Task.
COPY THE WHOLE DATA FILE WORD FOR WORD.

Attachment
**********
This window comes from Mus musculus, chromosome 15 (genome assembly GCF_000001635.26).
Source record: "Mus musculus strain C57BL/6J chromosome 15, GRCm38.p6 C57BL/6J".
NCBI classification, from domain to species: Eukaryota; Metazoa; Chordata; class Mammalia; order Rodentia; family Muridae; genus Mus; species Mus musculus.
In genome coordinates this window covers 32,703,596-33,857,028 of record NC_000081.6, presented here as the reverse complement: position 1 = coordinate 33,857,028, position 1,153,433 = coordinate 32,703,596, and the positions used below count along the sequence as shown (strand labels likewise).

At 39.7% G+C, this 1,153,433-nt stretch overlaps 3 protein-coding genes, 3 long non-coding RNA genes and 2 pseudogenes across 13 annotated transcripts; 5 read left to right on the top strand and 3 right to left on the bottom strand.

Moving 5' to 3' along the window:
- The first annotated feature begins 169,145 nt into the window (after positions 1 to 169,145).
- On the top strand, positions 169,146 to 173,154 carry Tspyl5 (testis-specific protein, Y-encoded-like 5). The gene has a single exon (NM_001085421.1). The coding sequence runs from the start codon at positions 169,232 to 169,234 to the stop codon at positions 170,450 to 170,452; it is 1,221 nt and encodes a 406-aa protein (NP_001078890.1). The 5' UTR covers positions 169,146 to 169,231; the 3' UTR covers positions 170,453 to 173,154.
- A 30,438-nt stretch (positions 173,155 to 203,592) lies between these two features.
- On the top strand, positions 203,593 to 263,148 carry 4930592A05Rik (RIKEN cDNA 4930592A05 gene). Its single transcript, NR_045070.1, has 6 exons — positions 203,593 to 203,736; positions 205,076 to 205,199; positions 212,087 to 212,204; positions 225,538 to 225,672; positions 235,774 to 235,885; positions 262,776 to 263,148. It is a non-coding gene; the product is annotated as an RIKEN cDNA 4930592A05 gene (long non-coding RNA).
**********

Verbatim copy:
This window comes from Mus musculus, chromosome 15 (genome assembly GCF_000001635.26).
Source record: "Mus musculus strain C57BL/6J chromosome 15, GRCm38.p6 C57BL/6J".
NCBI classification, from domain to species: Eukaryota; Metazoa; Chordata; class Mammalia; order Rodentia; family Muridae; genus Mus; species Mus musculus.
In genome coordinates this window covers 32,703,596-33,857,028 of record NC_000081.6, presented here as the reverse complement: position 1 = coordinate 33,857,028, position 1,153,433 = coordinate 32,703,596, and the positions used below count along the sequence as shown (strand labels likewise).

At 39.7% G+C, this 1,153,433-nt stretch overlaps 3 protein-coding genes, 3 long non-coding RNA genes and 2 pseudogenes across 13 annotated transcripts; 5 read left to right on the top strand and 3 right to left on the bottom strand.

Moving 5' to 3' along the window:
- The first annotated feature begins 169,145 nt into the window (after positions 1 to 169,145).
- On the top strand, positions 169,146 to 173,154 carry Tspyl5 (testis-specific protein, Y-encoded-like 5). The gene has a single exon (NM_001085421.1). The coding sequence runs from the start codon at positions 169,232 to 169,234 to the stop codon at positions 170,450 to 170,452; it is 1,221 nt and encodes a 406-aa protein (NP_001078890.1). The 5' UTR covers positions 169,146 to 169,231; the 3' UTR covers positions 170,453 to 173,154.
- A 30,438-nt stretch (positions 173,155 to 203,592) lies between these two features.
- On the top strand, positions 203,593 to 263,148 carry 4930592A05Rik (RIKEN cDNA 4930592A05 gene). Its single transcript, NR_045070.1, has 6 exons — positions 203,593 to 203,736; positions 205,076 to 205,199; positions 212,087 to 212,204; positions 225,538 to 225,672; positions 235,774 to 235,885; positions 262,776 to 263,148. It is a non-coding gene; the product is annotated as an RIKEN cDNA 4930592A05 gene (long non-coding RNA).